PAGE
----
Last Monday morning we got the call that the preliminary results showed Piper was in remission. For some reason, while I was thrilled, I found myself keeping it in. Numerous people called or texted or emailed and wanted to know the results but still I couldn't quite get myself to talk about it until we got the final report. When I still had not received a call contradicting the preliminary results from Dr. B the next day I was ready to believe it and begin spreading the news. So I did...I told the ladies in my Bible Study and my family. I even found myself telling the cashier at Publix, who was quite happy for me and my little bald blue eyed daughter. Maybe we finally had this beast under control?
It wasn't until Tuesday night that Dr. B called me and told me that Piper still has .16% MRD. (MRD stands for minimal residual disease and it represents the amount of leukemia found within her marrow). At relapse she had 67%, after the first round she had 2% and now she has .16%...not enough to declare her in remission although it is incredibly minuscule. Somehow I found myself again in a slump. I chose to not talk, explain and/or mull on the fact that the beast was still within her sweet little body. There were many tears and fears and they were very, very, very oppressive thoughts until we went to the clinic and finally sat down with Dr. B.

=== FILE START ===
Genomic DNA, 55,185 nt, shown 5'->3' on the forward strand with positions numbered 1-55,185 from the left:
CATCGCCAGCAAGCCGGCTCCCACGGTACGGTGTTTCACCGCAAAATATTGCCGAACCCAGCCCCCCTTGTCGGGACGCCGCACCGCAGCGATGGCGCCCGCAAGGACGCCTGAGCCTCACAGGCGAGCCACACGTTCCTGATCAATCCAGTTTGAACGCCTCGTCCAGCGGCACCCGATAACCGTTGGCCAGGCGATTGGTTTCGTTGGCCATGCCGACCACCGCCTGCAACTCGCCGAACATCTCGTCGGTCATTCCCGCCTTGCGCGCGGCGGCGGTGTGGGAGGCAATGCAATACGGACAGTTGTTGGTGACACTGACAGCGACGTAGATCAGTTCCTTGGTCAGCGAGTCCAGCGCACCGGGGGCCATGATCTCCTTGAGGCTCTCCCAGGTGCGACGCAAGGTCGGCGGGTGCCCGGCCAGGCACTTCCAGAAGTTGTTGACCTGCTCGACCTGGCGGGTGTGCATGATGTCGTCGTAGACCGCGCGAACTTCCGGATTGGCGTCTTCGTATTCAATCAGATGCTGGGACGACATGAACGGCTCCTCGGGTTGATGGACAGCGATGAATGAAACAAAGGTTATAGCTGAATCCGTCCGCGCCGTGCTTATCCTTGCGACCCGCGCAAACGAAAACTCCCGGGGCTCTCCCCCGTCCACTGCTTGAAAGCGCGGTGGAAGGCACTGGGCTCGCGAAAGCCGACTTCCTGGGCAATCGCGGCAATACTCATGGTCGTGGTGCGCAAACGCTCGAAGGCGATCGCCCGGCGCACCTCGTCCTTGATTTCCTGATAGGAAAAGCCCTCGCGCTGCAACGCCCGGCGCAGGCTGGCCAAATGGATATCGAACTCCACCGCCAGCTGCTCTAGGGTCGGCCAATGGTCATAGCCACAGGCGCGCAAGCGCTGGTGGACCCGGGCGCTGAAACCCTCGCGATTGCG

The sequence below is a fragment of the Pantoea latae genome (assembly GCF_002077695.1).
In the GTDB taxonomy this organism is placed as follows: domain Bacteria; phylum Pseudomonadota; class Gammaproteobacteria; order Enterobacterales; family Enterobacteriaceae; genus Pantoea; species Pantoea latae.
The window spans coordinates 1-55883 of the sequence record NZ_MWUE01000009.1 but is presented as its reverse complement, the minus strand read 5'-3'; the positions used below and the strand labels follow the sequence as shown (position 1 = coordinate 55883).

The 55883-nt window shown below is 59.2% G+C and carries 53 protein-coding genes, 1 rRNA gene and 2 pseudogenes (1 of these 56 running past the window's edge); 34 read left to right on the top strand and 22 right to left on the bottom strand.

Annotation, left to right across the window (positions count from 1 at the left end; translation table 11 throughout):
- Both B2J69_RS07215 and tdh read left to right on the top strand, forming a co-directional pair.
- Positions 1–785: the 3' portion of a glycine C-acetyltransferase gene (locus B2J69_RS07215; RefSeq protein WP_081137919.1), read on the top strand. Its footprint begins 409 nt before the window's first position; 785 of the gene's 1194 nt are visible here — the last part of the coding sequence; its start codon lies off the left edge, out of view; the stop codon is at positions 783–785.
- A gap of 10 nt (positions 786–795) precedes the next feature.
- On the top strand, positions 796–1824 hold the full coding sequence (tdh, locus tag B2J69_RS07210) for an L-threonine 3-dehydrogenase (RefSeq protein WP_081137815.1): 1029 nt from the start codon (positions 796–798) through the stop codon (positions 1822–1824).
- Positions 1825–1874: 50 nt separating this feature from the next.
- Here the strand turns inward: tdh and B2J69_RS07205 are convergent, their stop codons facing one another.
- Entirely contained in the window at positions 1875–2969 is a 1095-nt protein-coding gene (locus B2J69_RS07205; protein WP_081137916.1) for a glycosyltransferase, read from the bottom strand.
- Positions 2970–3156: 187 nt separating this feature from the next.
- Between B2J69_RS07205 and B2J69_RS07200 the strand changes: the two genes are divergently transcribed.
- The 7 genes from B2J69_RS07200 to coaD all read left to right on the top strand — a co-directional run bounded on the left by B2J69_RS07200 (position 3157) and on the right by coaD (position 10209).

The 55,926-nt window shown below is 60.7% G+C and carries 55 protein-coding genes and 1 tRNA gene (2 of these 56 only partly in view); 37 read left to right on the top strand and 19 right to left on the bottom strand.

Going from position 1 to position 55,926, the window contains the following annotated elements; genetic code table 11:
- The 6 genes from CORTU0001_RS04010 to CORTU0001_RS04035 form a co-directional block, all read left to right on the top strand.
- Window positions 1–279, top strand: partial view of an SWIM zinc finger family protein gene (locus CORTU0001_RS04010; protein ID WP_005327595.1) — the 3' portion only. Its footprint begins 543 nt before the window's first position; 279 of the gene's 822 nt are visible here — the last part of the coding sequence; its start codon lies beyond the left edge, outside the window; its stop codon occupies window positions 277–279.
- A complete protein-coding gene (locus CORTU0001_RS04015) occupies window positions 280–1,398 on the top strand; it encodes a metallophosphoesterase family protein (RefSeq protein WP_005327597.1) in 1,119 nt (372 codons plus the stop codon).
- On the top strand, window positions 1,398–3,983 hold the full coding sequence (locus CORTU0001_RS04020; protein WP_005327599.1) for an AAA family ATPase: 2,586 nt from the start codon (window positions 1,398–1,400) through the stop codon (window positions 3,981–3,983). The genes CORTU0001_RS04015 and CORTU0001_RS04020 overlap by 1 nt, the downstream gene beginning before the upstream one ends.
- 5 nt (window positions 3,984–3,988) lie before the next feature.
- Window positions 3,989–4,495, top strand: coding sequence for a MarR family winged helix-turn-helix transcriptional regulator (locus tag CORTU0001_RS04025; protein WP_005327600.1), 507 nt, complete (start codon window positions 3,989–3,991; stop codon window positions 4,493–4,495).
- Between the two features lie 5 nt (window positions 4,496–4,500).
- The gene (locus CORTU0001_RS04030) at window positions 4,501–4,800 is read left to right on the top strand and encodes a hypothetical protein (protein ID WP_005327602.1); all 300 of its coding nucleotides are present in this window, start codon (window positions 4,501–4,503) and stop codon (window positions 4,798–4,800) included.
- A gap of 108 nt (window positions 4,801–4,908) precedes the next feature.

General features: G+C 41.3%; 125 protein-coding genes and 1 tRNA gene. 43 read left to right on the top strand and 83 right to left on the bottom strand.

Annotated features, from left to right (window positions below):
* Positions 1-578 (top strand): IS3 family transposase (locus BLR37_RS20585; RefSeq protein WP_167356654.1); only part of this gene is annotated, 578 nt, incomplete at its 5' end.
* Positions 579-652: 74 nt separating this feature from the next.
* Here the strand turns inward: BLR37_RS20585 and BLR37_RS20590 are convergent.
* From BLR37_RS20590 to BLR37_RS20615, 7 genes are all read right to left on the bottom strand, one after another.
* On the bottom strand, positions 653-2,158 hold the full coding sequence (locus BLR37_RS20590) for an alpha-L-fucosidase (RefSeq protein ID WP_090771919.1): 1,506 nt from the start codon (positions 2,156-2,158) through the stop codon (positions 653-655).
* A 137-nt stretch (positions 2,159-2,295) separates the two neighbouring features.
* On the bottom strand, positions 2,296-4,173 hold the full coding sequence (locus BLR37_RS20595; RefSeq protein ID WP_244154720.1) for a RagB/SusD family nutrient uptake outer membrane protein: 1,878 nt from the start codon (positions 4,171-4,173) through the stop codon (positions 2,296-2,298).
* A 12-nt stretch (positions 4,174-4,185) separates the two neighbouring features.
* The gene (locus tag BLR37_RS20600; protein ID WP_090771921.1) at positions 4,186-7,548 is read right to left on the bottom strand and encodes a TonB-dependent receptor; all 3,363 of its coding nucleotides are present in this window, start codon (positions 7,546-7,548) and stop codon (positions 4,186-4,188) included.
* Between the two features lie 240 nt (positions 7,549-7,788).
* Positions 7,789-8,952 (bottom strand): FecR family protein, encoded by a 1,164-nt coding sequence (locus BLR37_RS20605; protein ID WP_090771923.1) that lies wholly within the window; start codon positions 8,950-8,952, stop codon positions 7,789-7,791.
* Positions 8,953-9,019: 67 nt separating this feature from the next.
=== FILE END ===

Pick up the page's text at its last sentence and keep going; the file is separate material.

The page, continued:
Basically, Dr. B is not overly concerned about the small amount found in her marrow. Piper. At this point they feel if they were to give Piper even more high dose chemo, instead of it conquering more leukemia it would actually cause her cancer to become resistant. This would be the worst thing possible.
And so the plan continues to be a transplant here in Atlanta at Egleston. Pipers treatment will consist of Total Body Radiation, higher doses of chemotherapy than she has ever had before and then finally when her body is as empty of her own cells as possible, the "perfect match" transplant (December 28). Between now and the transplant admission date (December 19) Piper will received lower doses of chemo every 10 days beginning last week. So far, apart from nausea, loss of appetite and some diarrhea, she is faring well.
Did I just write that? Is it warped that all the above still means "well"?
We will be home here in Athens for the next 4 weeks. Every ten days will be chemo in the clinic. And the transplant workup will begin on December 6th and 7th while they examine and test her little body to ensure it is strong enough to proceed. At this time we have no immediate concerns but the amount of chemotherapy she has already received is enormous and has the potential to damage so much.
I so do not care.
I will worry about that one another day.
Its just so nice being home with both girls and that husband of mine.
Now I am glad that I have filled you in on all the ugly but hopeful plans and I can start filling you in on the two year old I have who is beginning to walk alone and the six year old who is beginning to come up with some of the most (flashy, quirky) interesting outfits that are always worth a picture or two.